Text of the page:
Questions regarding full isolation for guest wifis & wireless mesh networking when running several APs

Hello,

I've got three new devices (T-MB5EU-V01) running OpenWrt (snapshot by necessity, from yesterday) as APs for my wired network.

Via single cables, two are connected to a Zyxel GS1900-24HP, the other to a Netgear GS1080PE switch. Both switches are connected to another; the Zyxel further connects to the gateway.

What I need to do:

  1. [Done:] Configure each as pure/dumb AP, each having two wifis (ESSIDs "foo" & "foo-guest" here for convenience) for both bands (2.4/5). So in total, four ESSIDs per device and each ESSID used six times across the three.

    I followed the wiki page "Dumb Access Point" except for the optional part.
    [Tbh, I would rewrite the LuCI section to be less wordy and more direct.]

    "foo-guest" so far only differs from "foo" in password and the "Isolate Clients" option being activated. Each band's device uses the same settings across the APs (frequency, …).

  2. Fully isolate these total six "foo-guest" ESSIDs — so it's not (as currently) that their clients are just isolated from talking with/seeing others within the same AP's ESSID, but within the network as a whole.

    I'm not sure how to proceed here. I'm aware of the relevant terms (particularly thanks to the little schema in Basic Networking), but not fully of their meanings and how they need to be configured.

    After searching for tutorials and past threads, the "Guest Wi-Fi basics" seems not relevant to my case as it further seems to rely on the APs directly connecting to the internet themselves? (I also don't understand how Part 1. there can skip assigning a bridge port for the new bridge it creates.)

    So the most promising seems an ebtables solution, like in either Malakai's forum post or Matthias Larisch's blog post. Both rely on differing sets of rules; I don't know if they're both correct nor if/which one is better.

    But most confusing to me is: Both assume there's already a br-guest bridge ready. I don't know how to set that up:

    ⓐ Do I just 1:1 copy the "br-lan" one with "br-guest" as new name?

    ⓑ Do I also need to configure & assign a new interface?

    ⓒ Is ⓐ even possible given they would have the same bridge port and/or MAC? Or – given Guest Wi-Fi basics skips that – do I just not assign those?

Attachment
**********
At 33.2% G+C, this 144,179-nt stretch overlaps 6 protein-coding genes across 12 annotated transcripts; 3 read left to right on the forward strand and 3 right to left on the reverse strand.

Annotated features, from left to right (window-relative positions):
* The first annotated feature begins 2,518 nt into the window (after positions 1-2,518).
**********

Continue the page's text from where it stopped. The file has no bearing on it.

ⓓ If ⓐ is not possible, is ebtables actually the way to do this for APs meant to offer both isolated and non-isolated wifi?

  3. Combine the three APs' separate "foo" & "foo-guest" wifis into a shared/mesh wifi so clients can physically move between them.

    Since all APs are wired, I suppose the most straightforward way to do this is as described in the "802.11s based wireless mesh network" wiki page.

    I've installed wpad-wolfssl (note: on snapshot, one currently has to do that before installing luci, otherwise opkg will throw an apparently unresolvable dependency conflict).

    Am I understanding it correctly that the required changes are:

    ⓐ Change each AP's four configured wifi-ifaces' option network 'lan' to option network 'mesh'.

    I'm assuming lan and mesh here refer to interfaces. But mesh was never actually defined as one?

    I also don't know how what the following part means and how it's to be implemented: "Access by client devices is achieved by bridging the 'ap' and the 'mesh' interfaces."

    ⓑ Change each AP's four configured wifi-ifaces' option mode 'ap' to option mode 'mesh'.

    ⓒ Add the same option mesh_id '$ID' to the same-named ESSIDs (including within each AP for both bands' wifi-ifaces – or does each band need a separate $ID?).

    ⓓ The part option encryption 'psk2/aes' also is confusing: For one, with regular AP the current value for WPA2-PSK is just psk2. For another, there's no WPA3 or WPA2/3 mixed mode (sae-mixed) possible?

Sorry for this large amount of questions. Any help is greatly appreciated!

  1. you bridge the incoming VLAN to your AP interfaces/ BSSIDs (the AP does not need to have an IP on these networks, e.g. proto=none; you do want to retain one management interface).
  2. With wired backhauls, you don't want meshing, just dumb APs with multiple BSSIDs.
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